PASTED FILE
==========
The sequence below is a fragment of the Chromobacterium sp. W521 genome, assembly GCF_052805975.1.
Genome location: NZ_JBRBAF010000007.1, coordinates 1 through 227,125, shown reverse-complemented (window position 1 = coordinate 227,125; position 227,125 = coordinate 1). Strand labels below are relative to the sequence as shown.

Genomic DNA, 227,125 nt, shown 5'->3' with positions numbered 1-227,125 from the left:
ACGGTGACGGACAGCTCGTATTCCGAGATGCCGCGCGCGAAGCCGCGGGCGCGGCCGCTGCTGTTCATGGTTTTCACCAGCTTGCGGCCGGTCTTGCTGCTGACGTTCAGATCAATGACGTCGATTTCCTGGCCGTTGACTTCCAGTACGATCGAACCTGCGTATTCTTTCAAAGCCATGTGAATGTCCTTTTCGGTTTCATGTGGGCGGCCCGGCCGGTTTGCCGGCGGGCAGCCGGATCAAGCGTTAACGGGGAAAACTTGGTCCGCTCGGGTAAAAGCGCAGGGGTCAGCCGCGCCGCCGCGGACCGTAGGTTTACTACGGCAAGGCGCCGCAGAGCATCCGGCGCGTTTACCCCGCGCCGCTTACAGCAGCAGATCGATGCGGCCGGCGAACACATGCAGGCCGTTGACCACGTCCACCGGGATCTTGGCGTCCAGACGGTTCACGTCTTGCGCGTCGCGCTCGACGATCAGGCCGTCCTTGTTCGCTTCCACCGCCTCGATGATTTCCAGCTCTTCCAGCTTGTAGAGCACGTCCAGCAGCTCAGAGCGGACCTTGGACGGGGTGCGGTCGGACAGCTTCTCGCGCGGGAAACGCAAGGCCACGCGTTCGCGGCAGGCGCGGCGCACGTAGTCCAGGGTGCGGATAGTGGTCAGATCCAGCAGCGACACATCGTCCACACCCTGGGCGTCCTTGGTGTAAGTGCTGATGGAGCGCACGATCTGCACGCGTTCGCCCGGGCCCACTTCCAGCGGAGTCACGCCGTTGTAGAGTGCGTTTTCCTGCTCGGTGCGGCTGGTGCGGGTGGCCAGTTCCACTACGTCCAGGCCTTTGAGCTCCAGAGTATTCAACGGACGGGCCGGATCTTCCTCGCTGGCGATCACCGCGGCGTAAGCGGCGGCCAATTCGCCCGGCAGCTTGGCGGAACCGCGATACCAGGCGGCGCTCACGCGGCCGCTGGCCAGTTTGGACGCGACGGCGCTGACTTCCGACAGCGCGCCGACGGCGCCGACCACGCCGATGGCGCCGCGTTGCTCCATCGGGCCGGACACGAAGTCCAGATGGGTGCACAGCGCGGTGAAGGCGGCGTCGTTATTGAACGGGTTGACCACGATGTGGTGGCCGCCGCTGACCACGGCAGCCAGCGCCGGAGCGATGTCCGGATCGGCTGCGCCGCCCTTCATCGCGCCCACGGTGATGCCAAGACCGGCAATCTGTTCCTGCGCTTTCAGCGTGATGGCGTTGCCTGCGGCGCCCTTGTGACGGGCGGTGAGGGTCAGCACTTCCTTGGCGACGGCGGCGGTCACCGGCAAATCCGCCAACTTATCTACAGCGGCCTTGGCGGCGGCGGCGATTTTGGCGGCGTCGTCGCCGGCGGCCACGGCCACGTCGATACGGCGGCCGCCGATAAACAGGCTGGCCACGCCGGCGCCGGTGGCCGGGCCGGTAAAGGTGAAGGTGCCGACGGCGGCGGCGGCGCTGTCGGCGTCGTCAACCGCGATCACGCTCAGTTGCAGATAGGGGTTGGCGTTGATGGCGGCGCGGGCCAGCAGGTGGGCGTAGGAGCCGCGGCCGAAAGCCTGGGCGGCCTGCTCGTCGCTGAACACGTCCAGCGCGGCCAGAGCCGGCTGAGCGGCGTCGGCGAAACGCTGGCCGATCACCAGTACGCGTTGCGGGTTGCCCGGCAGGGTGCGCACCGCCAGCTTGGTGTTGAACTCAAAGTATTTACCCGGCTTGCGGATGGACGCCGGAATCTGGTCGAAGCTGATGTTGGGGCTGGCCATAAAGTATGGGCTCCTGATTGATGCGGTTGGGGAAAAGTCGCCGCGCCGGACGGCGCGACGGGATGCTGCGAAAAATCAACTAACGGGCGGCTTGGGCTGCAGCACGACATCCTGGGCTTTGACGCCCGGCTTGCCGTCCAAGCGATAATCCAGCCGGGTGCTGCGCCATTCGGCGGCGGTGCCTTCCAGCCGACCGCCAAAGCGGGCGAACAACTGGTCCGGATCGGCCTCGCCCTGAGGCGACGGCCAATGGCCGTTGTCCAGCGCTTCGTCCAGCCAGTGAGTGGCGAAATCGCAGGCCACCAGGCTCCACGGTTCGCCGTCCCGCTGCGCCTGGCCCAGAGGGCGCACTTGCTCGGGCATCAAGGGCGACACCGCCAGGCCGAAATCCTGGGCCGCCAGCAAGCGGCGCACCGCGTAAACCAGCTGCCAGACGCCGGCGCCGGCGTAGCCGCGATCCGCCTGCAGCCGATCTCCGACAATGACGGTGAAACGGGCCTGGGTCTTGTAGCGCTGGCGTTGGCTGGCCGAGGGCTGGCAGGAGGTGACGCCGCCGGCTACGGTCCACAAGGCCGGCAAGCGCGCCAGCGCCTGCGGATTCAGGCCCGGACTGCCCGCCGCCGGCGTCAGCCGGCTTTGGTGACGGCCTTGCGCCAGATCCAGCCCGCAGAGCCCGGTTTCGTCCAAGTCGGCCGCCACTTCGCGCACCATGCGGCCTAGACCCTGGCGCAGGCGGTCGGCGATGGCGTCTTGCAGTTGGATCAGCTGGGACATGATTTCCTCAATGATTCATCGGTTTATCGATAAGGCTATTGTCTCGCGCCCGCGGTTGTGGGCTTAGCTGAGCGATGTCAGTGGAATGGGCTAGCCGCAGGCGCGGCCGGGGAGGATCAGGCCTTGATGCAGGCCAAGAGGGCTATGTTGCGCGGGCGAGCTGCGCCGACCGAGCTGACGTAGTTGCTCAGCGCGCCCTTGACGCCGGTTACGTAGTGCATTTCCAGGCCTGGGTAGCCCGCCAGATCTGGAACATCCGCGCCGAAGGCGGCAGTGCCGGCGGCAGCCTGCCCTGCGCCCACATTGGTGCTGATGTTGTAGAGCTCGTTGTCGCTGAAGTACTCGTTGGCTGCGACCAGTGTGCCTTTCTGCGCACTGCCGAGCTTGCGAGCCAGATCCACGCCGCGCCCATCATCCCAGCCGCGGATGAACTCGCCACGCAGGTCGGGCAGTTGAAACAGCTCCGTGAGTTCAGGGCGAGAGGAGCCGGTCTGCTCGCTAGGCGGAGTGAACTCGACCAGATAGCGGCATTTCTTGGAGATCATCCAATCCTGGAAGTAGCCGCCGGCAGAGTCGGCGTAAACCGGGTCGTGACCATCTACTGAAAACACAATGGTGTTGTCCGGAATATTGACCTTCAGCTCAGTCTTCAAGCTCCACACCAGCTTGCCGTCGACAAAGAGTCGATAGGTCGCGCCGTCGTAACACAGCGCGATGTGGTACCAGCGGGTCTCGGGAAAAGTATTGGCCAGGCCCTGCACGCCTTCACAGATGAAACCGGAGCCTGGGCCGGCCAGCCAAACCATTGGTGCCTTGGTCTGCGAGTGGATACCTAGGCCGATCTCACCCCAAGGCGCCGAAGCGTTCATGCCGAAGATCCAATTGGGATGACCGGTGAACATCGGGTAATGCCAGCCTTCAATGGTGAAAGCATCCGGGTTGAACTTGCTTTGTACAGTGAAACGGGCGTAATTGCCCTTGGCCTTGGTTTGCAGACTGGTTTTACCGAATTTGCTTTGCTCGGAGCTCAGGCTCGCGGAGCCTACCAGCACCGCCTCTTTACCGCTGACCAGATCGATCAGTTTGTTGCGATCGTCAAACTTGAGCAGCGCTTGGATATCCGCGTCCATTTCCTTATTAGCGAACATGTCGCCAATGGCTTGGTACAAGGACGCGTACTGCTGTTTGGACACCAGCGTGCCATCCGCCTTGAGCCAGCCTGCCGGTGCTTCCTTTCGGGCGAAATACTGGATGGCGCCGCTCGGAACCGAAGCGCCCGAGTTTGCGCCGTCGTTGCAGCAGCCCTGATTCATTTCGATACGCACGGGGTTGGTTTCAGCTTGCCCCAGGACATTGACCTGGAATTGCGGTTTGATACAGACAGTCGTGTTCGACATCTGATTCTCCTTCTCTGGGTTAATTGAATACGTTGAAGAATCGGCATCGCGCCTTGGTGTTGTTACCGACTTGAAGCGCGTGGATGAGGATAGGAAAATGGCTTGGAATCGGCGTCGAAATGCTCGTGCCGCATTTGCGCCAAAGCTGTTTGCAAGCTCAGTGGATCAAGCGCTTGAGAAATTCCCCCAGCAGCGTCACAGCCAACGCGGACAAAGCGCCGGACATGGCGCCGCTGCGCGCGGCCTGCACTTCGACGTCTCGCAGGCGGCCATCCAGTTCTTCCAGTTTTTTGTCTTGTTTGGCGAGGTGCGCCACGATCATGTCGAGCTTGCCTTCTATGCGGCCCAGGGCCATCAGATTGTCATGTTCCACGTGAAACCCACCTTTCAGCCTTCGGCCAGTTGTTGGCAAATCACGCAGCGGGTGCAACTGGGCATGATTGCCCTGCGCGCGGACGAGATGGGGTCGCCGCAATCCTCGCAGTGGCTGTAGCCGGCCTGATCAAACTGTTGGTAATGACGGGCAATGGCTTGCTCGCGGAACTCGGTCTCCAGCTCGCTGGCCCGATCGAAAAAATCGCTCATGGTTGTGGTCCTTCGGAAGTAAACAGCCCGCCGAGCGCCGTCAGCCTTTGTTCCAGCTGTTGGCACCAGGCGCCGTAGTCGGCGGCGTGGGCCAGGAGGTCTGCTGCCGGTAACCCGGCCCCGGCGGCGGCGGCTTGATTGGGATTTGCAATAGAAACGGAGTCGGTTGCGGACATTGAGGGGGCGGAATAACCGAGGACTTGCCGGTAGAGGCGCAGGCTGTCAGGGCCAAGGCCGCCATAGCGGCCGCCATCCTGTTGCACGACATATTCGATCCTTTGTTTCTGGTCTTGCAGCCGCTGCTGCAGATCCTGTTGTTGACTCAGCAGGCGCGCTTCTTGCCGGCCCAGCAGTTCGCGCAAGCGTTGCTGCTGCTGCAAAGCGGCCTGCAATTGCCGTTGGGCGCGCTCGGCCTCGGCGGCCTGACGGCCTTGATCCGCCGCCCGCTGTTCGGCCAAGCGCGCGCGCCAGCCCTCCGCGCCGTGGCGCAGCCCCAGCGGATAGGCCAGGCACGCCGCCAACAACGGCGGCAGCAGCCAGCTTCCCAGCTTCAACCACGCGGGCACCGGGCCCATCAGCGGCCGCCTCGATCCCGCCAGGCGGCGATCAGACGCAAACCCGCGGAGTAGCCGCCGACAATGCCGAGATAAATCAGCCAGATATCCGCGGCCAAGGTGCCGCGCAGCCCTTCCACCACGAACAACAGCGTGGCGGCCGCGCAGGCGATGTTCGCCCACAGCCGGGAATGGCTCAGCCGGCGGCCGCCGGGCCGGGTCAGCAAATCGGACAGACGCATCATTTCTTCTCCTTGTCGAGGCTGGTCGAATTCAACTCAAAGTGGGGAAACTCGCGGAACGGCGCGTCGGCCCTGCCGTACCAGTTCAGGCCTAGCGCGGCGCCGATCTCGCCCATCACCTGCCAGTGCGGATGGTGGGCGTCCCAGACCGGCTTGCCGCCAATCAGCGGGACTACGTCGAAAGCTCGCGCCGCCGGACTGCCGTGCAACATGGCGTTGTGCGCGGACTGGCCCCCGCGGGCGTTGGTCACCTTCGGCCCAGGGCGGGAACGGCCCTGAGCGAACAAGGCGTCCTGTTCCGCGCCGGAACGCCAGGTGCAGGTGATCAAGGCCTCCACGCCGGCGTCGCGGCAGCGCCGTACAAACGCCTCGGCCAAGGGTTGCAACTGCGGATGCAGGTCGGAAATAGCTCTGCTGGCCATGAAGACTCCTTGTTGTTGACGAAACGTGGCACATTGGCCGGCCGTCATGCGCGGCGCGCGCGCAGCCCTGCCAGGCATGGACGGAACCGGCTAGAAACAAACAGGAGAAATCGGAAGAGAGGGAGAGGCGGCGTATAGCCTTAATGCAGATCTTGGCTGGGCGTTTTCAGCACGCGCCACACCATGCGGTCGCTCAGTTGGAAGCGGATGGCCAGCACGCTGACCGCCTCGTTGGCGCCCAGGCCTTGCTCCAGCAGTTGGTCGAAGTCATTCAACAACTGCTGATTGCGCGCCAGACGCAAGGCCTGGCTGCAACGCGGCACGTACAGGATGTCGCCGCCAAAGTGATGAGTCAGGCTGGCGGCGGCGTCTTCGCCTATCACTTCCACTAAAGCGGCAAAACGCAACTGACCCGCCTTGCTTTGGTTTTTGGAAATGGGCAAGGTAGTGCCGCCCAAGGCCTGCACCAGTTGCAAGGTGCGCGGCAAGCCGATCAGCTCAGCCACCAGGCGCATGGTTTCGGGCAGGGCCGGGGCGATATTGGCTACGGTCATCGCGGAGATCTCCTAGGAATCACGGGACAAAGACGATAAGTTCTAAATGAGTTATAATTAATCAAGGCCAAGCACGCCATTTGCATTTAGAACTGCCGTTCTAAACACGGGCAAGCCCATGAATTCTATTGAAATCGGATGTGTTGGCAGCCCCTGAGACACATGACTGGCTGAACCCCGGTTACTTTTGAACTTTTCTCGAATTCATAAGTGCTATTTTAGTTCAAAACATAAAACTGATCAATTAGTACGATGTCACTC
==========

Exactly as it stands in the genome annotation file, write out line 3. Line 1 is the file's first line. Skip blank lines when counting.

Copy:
Genomic DNA, 227,125 nt, shown 5'->3' with positions numbered 1-227,125 from the left: